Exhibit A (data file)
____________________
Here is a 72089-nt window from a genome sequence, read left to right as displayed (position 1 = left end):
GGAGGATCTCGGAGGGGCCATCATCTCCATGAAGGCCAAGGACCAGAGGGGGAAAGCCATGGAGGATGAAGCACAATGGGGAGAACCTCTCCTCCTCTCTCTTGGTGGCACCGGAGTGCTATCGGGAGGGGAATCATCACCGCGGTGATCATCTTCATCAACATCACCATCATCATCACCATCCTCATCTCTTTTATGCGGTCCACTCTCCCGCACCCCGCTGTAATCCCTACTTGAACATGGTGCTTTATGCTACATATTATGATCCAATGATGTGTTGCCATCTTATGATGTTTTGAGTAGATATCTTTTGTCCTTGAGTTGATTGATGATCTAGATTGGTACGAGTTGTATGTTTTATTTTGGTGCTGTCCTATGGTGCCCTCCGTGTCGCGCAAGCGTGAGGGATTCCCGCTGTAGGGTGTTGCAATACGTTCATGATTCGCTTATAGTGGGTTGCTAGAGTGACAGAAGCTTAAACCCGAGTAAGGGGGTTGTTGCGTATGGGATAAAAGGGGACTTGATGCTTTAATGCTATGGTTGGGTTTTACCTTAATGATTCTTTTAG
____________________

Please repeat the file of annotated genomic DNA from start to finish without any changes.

Here is a 72089-nt window from a genome sequence, read left to right as displayed (position 1 = left end):
GGAGGATCTCGGAGGGGCCATCATCTCCATGAAGGCCAAGGACCAGAGGGGGAAAGCCATGGAGGATGAAGCACAATGGGGAGAACCTCTCCTCCTCTCTCTTGGTGGCACCGGAGTGCTATCGGGAGGGGAATCATCACCGCGGTGATCATCTTCATCAACATCACCATCATCATCACCATCCTCATCTCTTTTATGCGGTCCACTCTCCCGCACCCCGCTGTAATCCCTACTTGAACATGGTGCTTTATGCTACATATTATGATCCAATGATGTGTTGCCATCTTATGATGTTTTGAGTAGATATCTTTTGTCCTTGAGTTGATTGATGATCTAGATTGGTACGAGTTGTATGTTTTATTTTGGTGCTGTCCTATGGTGCCCTCCGTGTCGCGCAAGCGTGAGGGATTCCCGCTGTAGGGTGTTGCAATACGTTCATGATTCGCTTATAGTGGGTTGCTAGAGTGACAGAAGCTTAAACCCGAGTAAGGGGGTTGTTGCGTATGGGATAAAAGGGGACTTGATGCTTTAATGCTATGGTTGGGTTTTACCTTAATGATTCTTTTAG